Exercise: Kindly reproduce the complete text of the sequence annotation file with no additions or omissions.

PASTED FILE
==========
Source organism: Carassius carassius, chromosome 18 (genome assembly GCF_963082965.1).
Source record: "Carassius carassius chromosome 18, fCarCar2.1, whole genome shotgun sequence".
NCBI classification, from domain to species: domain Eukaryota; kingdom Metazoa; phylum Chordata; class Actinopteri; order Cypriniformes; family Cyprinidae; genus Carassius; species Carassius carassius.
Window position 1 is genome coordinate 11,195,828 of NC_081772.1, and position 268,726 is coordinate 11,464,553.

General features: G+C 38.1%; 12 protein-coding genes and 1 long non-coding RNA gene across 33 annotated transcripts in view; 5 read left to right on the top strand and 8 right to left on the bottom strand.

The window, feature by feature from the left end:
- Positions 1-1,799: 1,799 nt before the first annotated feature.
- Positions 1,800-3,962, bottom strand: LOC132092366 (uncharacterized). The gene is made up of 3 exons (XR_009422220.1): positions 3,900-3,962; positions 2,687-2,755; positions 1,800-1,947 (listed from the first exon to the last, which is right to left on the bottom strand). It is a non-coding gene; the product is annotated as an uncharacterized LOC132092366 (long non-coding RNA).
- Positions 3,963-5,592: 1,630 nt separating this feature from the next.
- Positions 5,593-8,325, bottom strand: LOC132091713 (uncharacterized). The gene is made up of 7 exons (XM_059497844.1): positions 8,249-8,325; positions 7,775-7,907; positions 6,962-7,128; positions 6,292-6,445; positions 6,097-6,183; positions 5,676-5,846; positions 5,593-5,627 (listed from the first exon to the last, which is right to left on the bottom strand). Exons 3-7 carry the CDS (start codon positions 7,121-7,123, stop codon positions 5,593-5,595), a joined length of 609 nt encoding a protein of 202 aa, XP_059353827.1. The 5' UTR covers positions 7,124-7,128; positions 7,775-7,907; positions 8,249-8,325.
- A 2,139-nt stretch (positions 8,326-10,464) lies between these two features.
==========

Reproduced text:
Source organism: Carassius carassius, chromosome 18 (genome assembly GCF_963082965.1).
Source record: "Carassius carassius chromosome 18, fCarCar2.1, whole genome shotgun sequence".
NCBI classification, from domain to species: domain Eukaryota; kingdom Metazoa; phylum Chordata; class Actinopteri; order Cypriniformes; family Cyprinidae; genus Carassius; species Carassius carassius.
Window position 1 is genome coordinate 11,195,828 of NC_081772.1, and position 268,726 is coordinate 11,464,553.

General features: G+C 38.1%; 12 protein-coding genes and 1 long non-coding RNA gene across 33 annotated transcripts in view; 5 read left to right on the top strand and 8 right to left on the bottom strand.

The window, feature by feature from the left end:
- Positions 1-1,799: 1,799 nt before the first annotated feature.
- Positions 1,800-3,962, bottom strand: LOC132092366 (uncharacterized). The gene is made up of 3 exons (XR_009422220.1): positions 3,900-3,962; positions 2,687-2,755; positions 1,800-1,947 (listed from the first exon to the last, which is right to left on the bottom strand). It is a non-coding gene; the product is annotated as an uncharacterized LOC132092366 (long non-coding RNA).
- Positions 3,963-5,592: 1,630 nt separating this feature from the next.
- Positions 5,593-8,325, bottom strand: LOC132091713 (uncharacterized). The gene is made up of 7 exons (XM_059497844.1): positions 8,249-8,325; positions 7,775-7,907; positions 6,962-7,128; positions 6,292-6,445; positions 6,097-6,183; positions 5,676-5,846; positions 5,593-5,627 (listed from the first exon to the last, which is right to left on the bottom strand). Exons 3-7 carry the CDS (start codon positions 7,121-7,123, stop codon positions 5,593-5,595), a joined length of 609 nt encoding a protein of 202 aa, XP_059353827.1. The 5' UTR covers positions 7,124-7,128; positions 7,775-7,907; positions 8,249-8,325.
- A 2,139-nt stretch (positions 8,326-10,464) lies between these two features.